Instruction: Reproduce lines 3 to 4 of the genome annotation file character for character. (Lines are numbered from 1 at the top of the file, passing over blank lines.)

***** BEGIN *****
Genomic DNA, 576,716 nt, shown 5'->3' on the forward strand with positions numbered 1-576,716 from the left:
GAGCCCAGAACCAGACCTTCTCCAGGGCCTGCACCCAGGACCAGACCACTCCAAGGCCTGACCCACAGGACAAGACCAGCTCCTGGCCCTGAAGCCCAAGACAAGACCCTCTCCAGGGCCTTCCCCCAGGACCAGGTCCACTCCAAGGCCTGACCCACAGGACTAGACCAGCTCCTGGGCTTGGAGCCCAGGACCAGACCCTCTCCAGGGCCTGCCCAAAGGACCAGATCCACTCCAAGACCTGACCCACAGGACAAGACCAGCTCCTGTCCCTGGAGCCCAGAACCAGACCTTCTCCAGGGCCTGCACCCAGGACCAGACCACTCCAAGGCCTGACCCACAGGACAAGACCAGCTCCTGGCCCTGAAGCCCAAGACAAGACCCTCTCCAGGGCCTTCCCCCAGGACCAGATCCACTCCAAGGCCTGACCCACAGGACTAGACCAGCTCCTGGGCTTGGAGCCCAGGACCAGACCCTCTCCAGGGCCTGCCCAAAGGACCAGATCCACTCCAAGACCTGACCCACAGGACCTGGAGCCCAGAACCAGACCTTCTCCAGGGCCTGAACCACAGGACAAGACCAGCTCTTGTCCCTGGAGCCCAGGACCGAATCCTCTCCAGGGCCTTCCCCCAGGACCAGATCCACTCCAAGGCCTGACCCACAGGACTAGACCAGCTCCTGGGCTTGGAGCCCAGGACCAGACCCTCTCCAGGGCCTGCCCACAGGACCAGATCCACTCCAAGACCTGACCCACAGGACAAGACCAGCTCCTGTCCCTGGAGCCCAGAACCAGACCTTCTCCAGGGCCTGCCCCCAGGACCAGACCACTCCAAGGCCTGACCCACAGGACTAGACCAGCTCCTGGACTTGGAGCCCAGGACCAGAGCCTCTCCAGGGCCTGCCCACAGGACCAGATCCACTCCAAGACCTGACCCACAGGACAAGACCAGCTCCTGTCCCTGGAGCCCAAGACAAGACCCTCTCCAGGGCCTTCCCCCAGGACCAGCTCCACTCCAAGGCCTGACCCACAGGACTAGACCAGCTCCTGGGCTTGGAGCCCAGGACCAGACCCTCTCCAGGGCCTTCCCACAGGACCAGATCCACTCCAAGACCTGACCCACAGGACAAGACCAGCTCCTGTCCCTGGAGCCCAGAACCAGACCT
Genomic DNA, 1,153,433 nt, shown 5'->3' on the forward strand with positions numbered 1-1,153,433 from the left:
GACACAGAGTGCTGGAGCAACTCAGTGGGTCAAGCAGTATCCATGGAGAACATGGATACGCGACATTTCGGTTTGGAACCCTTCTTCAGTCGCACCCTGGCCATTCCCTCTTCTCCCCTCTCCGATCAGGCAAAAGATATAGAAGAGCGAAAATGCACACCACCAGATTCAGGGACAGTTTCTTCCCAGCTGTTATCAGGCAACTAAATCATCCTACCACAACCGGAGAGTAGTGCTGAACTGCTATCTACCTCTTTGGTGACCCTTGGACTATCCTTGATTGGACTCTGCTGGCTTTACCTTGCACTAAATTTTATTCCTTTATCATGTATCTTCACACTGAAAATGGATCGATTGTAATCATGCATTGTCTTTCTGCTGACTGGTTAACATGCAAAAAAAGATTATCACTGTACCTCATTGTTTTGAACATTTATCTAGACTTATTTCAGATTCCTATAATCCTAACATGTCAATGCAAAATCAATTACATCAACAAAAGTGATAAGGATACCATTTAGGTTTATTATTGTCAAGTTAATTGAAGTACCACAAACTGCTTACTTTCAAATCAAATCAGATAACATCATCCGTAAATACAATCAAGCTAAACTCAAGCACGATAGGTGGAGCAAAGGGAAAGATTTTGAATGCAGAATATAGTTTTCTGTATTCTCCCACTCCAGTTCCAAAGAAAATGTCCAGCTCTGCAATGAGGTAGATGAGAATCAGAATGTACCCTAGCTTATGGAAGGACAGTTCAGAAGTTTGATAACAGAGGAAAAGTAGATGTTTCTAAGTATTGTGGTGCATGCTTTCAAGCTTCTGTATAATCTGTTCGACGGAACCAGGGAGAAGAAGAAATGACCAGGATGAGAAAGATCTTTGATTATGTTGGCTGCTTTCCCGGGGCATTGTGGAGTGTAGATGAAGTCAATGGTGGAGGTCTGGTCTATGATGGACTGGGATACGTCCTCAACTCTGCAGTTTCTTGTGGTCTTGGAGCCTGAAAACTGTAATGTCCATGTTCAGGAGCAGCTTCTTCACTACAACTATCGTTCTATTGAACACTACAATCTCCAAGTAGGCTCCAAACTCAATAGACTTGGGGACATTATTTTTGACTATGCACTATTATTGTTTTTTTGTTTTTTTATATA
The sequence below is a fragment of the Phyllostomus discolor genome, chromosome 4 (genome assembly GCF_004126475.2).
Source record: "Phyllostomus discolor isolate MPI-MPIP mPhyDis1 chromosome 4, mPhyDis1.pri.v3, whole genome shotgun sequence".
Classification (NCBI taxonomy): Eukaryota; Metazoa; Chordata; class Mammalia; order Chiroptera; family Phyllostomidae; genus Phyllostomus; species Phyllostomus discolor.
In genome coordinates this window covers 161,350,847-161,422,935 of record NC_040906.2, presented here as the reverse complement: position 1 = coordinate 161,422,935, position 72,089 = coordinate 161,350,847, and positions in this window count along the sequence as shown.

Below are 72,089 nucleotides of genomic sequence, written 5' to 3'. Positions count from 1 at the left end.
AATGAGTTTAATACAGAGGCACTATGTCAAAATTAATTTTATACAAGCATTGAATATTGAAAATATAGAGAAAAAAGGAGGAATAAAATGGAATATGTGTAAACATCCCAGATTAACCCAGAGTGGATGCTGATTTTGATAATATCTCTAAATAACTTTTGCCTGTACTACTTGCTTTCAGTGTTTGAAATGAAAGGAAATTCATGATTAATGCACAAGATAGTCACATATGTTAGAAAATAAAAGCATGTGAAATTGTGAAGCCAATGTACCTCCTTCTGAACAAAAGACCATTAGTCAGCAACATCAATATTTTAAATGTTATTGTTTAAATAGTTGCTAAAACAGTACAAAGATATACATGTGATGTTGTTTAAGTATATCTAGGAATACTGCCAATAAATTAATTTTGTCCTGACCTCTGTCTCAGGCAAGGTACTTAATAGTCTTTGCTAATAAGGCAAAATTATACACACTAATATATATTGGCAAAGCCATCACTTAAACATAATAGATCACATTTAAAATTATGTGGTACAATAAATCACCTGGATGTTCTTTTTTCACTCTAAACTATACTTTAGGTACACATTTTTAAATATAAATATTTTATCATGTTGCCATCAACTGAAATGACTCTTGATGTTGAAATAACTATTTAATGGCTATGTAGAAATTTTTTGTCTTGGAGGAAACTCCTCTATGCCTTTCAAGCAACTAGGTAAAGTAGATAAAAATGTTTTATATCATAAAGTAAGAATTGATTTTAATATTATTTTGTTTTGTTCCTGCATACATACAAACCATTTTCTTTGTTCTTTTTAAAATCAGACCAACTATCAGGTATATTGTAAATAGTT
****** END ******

Genomic DNA, 1,153,433 nt, shown 5'->3' on the forward strand with positions numbered 1-1,153,433 from the left:
GACACAGAGTGCTGGAGCAACTCAGTGGGTCAAGCAGTATCCATGGAGAACATGGATACGCGACATTTCGGTTTGGAACCCTTCTTCAGTCGCACCCTGGCCATTCCCTCTTCTCCCCTCTCCGATCAGGCAAAAGATATAGAAGAGCGAAAATGCACACCACCAGATTCAGGGACAGTTTCTTCCCAGCTGTTATCAGGCAACTAAATCATCCTACCACAACCGGAGAGTAGTGCTGAACTGCTATCTACCTCTTTGGTGACCCTTGGACTATCCTTGATTGGACTCTGCTGGCTTTACCTTGCACTAAATTTTATTCCTTTATCATGTATCTTCACACTGAAAATGGATCGATTGTAATCATGCATTGTCTTTCTGCTGACTGGTTAACATGCAAAAAAAGATTATCACTGTACCTCATTGTTTTGAACATTTATCTAGACTTATTTCAGATTCCTATAATCCTAACATGTCAATGCAAAATCAATTACATCAACAAAAGTGATAAGGATACCATTTAGGTTTATTATTGTCAAGTTAATTGAAGTACCACAAACTGCTTACTTTCAAATCAAATCAGATAACATCATCCGTAAATACAATCAAGCTAAACTCAAGCACGATAGGTGGAGCAAAGGGAAAGATTTTGAATGCAGAATATAGTTTTCTGTATTCTCCCACTCCAGTTCCAAAGAAAATGTCCAGCTCTGCAATGAGGTAGATGAGAATCAGAATGTACCCTAGCTTATGGAAGGACAGTTCAGAAGTTTGATAACAGAGGAAAAGTAGATGTTTCTAAGTATTGTGGTGCATGCTTTCAAGCTTCTGTATAATCTGTTCGACGGAACCAGGGAGAAGAAGAAATGACCAGGATGAGAAAGATCTTTGATTATGTTGGCTGCTTTCCCGGGGCATTGTGGAGTGTAGATGAAGTCAATGGTGGAGGTCTGGTCTATGATGGACTGGGATACGTCCTCAACTCTGCAGTTTCTTGTGGTCTTGGAGCCTGAAAACTGTAATGTCCATGTTCAGGAGCAGCTTCTTCACTACAACTATCGTTCTATTGAACACTACAATCTCCAAGTAGGCTCCAAACTCAATAGACTTGGGGACATTATTTTTGACTATGCACTATTATTGTTTTTTTGTTTTTTTATATA